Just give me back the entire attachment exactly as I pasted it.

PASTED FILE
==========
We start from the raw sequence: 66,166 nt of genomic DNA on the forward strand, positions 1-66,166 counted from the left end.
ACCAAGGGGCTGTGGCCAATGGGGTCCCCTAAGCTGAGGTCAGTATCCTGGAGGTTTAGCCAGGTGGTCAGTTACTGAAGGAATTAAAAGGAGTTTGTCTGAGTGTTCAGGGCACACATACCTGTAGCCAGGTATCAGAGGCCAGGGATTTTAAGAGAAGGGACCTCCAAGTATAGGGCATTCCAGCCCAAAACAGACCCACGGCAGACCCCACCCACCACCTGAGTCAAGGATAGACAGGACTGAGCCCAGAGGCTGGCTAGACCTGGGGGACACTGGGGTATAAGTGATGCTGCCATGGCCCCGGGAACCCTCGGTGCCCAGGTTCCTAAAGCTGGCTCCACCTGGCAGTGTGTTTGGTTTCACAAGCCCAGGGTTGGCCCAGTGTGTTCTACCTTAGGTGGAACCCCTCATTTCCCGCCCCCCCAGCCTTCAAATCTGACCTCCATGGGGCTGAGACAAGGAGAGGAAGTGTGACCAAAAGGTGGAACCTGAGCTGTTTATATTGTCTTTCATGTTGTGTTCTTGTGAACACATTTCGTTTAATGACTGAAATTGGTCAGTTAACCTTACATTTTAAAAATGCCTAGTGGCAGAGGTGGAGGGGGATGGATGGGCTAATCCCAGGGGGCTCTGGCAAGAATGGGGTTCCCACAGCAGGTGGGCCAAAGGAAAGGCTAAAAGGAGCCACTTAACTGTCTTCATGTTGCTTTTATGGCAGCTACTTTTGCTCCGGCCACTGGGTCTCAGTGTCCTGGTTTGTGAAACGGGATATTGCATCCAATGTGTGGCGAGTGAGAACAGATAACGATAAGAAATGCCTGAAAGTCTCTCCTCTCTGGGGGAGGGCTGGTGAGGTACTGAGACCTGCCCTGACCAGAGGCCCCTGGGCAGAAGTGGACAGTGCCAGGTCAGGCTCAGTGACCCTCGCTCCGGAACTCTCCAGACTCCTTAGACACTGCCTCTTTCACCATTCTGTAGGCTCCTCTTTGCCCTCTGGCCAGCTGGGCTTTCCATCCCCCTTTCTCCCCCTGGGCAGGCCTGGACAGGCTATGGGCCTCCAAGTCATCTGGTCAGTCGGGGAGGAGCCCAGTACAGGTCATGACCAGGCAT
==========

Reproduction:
We start from the raw sequence: 66,166 nt of genomic DNA on the forward strand, positions 1-66,166 counted from the left end.
ACCAAGGGGCTGTGGCCAATGGGGTCCCCTAAGCTGAGGTCAGTATCCTGGAGGTTTAGCCAGGTGGTCAGTTACTGAAGGAATTAAAAGGAGTTTGTCTGAGTGTTCAGGGCACACATACCTGTAGCCAGGTATCAGAGGCCAGGGATTTTAAGAGAAGGGACCTCCAAGTATAGGGCATTCCAGCCCAAAACAGACCCACGGCAGACCCCACCCACCACCTGAGTCAAGGATAGACAGGACTGAGCCCAGAGGCTGGCTAGACCTGGGGGACACTGGGGTATAAGTGATGCTGCCATGGCCCCGGGAACCCTCGGTGCCCAGGTTCCTAAAGCTGGCTCCACCTGGCAGTGTGTTTGGTTTCACAAGCCCAGGGTTGGCCCAGTGTGTTCTACCTTAGGTGGAACCCCTCATTTCCCGCCCCCCCAGCCTTCAAATCTGACCTCCATGGGGCTGAGACAAGGAGAGGAAGTGTGACCAAAAGGTGGAACCTGAGCTGTTTATATTGTCTTTCATGTTGTGTTCTTGTGAACACATTTCGTTTAATGACTGAAATTGGTCAGTTAACCTTACATTTTAAAAATGCCTAGTGGCAGAGGTGGAGGGGGATGGATGGGCTAATCCCAGGGGGCTCTGGCAAGAATGGGGTTCCCACAGCAGGTGGGCCAAAGGAAAGGCTAAAAGGAGCCACTTAACTGTCTTCATGTTGCTTTTATGGCAGCTACTTTTGCTCCGGCCACTGGGTCTCAGTGTCCTGGTTTGTGAAACGGGATATTGCATCCAATGTGTGGCGAGTGAGAACAGATAACGATAAGAAATGCCTGAAAGTCTCTCCTCTCTGGGGGAGGGCTGGTGAGGTACTGAGACCTGCCCTGACCAGAGGCCCCTGGGCAGAAGTGGACAGTGCCAGGTCAGGCTCAGTGACCCTCGCTCCGGAACTCTCCAGACTCCTTAGACACTGCCTCTTTCACCATTCTGTAGGCTCCTCTTTGCCCTCTGGCCAGCTGGGCTTTCCATCCCCCTTTCTCCCCCTGGGCAGGCCTGGACAGGCTATGGGCCTCCAAGTCATCTGGTCAGTCGGGGAGGAGCCCAGTACAGGTCATGACCAGGCAT